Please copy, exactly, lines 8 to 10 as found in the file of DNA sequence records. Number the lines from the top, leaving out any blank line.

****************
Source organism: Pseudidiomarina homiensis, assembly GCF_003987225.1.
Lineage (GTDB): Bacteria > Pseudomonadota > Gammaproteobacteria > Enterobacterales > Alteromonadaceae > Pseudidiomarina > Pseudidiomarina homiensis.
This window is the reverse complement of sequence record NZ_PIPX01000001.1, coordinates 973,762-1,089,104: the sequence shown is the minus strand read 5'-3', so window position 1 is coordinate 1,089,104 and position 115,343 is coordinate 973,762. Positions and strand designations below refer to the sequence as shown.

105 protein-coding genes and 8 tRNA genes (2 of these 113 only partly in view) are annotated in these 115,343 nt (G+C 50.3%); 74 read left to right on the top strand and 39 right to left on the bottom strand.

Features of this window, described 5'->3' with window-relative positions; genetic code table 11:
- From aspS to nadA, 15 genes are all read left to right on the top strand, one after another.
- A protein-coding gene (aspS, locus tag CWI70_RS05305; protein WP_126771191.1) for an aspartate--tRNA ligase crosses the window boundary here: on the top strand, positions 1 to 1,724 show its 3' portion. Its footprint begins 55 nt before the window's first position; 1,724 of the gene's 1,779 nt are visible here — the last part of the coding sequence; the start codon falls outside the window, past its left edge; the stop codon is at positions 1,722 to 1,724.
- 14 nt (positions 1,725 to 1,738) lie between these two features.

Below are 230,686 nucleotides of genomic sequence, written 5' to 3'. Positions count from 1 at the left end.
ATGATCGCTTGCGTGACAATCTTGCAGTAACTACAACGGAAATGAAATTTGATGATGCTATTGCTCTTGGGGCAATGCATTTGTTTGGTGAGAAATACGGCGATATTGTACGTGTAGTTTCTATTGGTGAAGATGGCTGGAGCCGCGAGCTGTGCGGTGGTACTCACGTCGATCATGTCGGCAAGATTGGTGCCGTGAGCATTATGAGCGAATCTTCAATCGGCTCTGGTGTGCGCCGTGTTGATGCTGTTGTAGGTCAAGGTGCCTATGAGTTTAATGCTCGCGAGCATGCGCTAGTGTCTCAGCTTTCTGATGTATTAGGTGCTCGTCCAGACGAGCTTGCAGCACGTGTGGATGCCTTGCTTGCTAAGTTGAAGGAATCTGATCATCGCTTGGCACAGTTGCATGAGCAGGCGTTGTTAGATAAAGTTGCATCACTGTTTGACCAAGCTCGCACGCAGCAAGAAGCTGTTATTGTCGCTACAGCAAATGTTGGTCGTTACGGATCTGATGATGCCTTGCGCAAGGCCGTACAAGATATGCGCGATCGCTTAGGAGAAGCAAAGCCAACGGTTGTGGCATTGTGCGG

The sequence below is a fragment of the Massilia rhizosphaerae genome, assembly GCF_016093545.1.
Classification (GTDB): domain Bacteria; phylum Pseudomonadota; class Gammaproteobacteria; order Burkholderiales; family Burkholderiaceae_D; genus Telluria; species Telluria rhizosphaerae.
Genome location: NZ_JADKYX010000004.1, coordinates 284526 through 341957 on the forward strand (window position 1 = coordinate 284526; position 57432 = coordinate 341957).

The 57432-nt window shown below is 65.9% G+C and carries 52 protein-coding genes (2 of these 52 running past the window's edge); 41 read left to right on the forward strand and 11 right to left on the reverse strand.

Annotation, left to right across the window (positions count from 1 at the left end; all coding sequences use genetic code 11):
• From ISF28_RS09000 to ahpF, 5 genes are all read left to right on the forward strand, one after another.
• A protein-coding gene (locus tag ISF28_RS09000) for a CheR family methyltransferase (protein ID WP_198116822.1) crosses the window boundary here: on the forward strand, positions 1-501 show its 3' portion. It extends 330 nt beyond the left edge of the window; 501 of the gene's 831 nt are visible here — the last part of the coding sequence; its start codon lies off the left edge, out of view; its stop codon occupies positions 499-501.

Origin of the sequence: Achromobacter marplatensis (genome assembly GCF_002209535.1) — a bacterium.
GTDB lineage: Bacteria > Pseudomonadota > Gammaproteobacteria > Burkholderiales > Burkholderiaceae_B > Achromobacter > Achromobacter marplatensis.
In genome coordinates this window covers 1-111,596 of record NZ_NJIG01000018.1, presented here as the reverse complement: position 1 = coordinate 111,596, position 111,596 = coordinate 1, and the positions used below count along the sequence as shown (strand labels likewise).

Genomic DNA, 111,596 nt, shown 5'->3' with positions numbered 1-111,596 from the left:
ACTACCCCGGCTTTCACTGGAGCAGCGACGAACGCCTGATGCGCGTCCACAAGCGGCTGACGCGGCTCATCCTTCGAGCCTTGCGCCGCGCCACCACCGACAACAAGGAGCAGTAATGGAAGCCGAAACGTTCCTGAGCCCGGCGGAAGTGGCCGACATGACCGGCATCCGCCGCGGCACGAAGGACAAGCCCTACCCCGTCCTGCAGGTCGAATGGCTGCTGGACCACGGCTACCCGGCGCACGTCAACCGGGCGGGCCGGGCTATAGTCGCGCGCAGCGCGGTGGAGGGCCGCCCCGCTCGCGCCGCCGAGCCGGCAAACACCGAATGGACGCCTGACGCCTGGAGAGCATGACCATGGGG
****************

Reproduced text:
- 14 nt (positions 1,725 to 1,738) lie between these two features.

Below are 230,686 nucleotides of genomic sequence, written 5' to 3'. Positions count from 1 at the left end.
ATGATCGCTTGCGTGACAATCTTGCAGTAACTACAACGGAAATGAAATTTGATGATGCTATTGCTCTTGGGGCAATGCATTTGTTTGGTGAGAAATACGGCGATATTGTACGTGTAGTTTCTATTGGTGAAGATGGCTGGAGCCGCGAGCTGTGCGGTGGTACTCACGTCGATCATGTCGGCAAGATTGGTGCCGTGAGCATTATGAGCGAATCTTCAATCGGCTCTGGTGTGCGCCGTGTTGATGCTGTTGTAGGTCAAGGTGCCTATGAGTTTAATGCTCGCGAGCATGCGCTAGTGTCTCAGCTTTCTGATGTATTAGGTGCTCGTCCAGACGAGCTTGCAGCACGTGTGGATGCCTTGCTTGCTAAGTTGAAGGAATCTGATCATCGCTTGGCACAGTTGCATGAGCAGGCGTTGTTAGATAAAGTTGCATCACTGTTTGACCAAGCTCGCACGCAGCAAGAAGCTGTTATTGTCGCTACAGCAAATGTTGGTCGTTACGGATCTGATGATGCCTTGCGCAAGGCCGTACAAGATATGCGCGATCGCTTAGGAGAAGCAAAGCCAACGGTTGTGGCATTGTGCGG